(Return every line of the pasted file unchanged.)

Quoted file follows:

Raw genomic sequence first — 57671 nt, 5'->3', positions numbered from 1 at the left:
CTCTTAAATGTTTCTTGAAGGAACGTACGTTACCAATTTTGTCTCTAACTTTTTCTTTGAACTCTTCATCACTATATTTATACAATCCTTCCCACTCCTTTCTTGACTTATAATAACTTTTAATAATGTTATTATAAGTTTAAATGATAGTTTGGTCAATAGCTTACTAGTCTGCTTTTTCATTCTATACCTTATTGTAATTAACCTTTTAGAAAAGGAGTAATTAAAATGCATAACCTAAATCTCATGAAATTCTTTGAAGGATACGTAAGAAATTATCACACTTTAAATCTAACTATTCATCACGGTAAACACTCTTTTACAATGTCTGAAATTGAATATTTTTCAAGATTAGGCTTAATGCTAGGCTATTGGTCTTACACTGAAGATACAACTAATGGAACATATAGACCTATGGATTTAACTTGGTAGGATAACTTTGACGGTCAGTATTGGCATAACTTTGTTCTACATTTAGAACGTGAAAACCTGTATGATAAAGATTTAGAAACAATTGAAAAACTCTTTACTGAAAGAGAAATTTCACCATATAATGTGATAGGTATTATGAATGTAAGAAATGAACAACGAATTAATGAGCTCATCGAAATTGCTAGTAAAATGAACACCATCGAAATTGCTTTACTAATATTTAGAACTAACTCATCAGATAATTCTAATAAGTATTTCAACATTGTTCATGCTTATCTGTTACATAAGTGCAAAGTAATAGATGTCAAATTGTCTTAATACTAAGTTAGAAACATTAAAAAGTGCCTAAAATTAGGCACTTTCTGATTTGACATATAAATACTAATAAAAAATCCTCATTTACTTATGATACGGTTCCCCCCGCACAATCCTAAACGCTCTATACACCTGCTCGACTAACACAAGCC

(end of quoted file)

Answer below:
Raw genomic sequence first — 57671 nt, 5'->3', positions numbered from 1 at the left:
CTCTTAAATGTTTCTTGAAGGAACGTACGTTACCAATTTTGTCTCTAACTTTTTCTTTGAACTCTTCATCACTATATTTATACAATCCTTCCCACTCCTTTCTTGACTTATAATAACTTTTAATAATGTTATTATAAGTTTAAATGATAGTTTGGTCAATAGCTTACTAGTCTGCTTTTTCATTCTATACCTTATTGTAATTAACCTTTTAGAAAAGGAGTAATTAAAATGCATAACCTAAATCTCATGAAATTCTTTGAAGGATACGTAAGAAATTATCACACTTTAAATCTAACTATTCATCACGGTAAACACTCTTTTACAATGTCTGAAATTGAATATTTTTCAAGATTAGGCTTAATGCTAGGCTATTGGTCTTACACTGAAGATACAACTAATGGAACATATAGACCTATGGATTTAACTTGGTAGGATAACTTTGACGGTCAGTATTGGCATAACTTTGTTCTACATTTAGAACGTGAAAACCTGTATGATAAAGATTTAGAAACAATTGAAAAACTCTTTACTGAAAGAGAAATTTCACCATATAATGTGATAGGTATTATGAATGTAAGAAATGAACAACGAATTAATGAGCTCATCGAAATTGCTAGTAAAATGAACACCATCGAAATTGCTTTACTAATATTTAGAACTAACTCATCAGATAATTCTAATAAGTATTTCAACATTGTTCATGCTTATCTGTTACATAAGTGCAAAGTAATAGATGTCAAATTGTCTTAATACTAAGTTAGAAACATTAAAAAGTGCCTAAAATTAGGCACTTTCTGATTTGACATATAAATACTAATAAAAAATCCTCATTTACTTATGATACGGTTCCCCCCGCACAATCCTAAACGCTCTATACACCTGCTCGACTAACACAAGCC